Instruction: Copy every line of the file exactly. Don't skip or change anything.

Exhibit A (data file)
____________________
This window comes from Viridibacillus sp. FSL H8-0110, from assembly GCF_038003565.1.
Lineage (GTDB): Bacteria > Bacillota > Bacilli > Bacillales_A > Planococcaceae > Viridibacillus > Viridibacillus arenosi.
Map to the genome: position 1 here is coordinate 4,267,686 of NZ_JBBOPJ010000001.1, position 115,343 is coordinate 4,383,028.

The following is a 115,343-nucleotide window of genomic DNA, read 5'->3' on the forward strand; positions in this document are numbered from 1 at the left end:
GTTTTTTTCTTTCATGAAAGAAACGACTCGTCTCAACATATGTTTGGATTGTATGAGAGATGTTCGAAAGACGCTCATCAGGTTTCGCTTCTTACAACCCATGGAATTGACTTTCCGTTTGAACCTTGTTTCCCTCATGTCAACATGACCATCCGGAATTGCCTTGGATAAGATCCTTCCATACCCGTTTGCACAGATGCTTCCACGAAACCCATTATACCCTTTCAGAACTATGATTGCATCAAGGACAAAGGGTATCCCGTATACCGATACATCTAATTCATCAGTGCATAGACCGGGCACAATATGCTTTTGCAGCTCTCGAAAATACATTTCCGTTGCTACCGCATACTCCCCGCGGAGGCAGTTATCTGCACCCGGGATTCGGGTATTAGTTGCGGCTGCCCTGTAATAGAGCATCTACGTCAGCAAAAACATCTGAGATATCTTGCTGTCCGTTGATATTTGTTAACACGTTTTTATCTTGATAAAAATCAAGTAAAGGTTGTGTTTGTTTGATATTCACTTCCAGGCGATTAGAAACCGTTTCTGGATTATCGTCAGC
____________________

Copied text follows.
This window comes from Viridibacillus sp. FSL H8-0110, from assembly GCF_038003565.1.
Lineage (GTDB): Bacteria > Bacillota > Bacilli > Bacillales_A > Planococcaceae > Viridibacillus > Viridibacillus arenosi.
Map to the genome: position 1 here is coordinate 4,267,686 of NZ_JBBOPJ010000001.1, position 115,343 is coordinate 4,383,028.

The following is a 115,343-nucleotide window of genomic DNA, read 5'->3' on the forward strand; positions in this document are numbered from 1 at the left end:
GTTTTTTTCTTTCATGAAAGAAACGACTCGTCTCAACATATGTTTGGATTGTATGAGAGATGTTCGAAAGACGCTCATCAGGTTTCGCTTCTTACAACCCATGGAATTGACTTTCCGTTTGAACCTTGTTTCCCTCATGTCAACATGACCATCCGGAATTGCCTTGGATAAGATCCTTCCATACCCGTTTGCACAGATGCTTCCACGAAACCCATTATACCCTTTCAGAACTATGATTGCATCAAGGACAAAGGGTATCCCGTATACCGATACATCTAATTCATCAGTGCATAGACCGGGCACAATATGCTTTTGCAGCTCTCGAAAATACATTTCCGTTGCTACCGCATACTCCCCGCGGAGGCAGTTATCTGCACCCGGGATTCGGGTATTAGTTGCGGCTGCCCTGTAATAGAGCATCTACGTCAGCAAAAACATCTGAGATATCTTGCTGTCCGTTGATATTTGTTAACACGTTTTTATCTTGATAAAAATCAAGTAAAGGTTGTGTTTGTTTGATATTCACTTCCAGGCGATTAGAAACCGTTTCTGGATTATCGTCAGC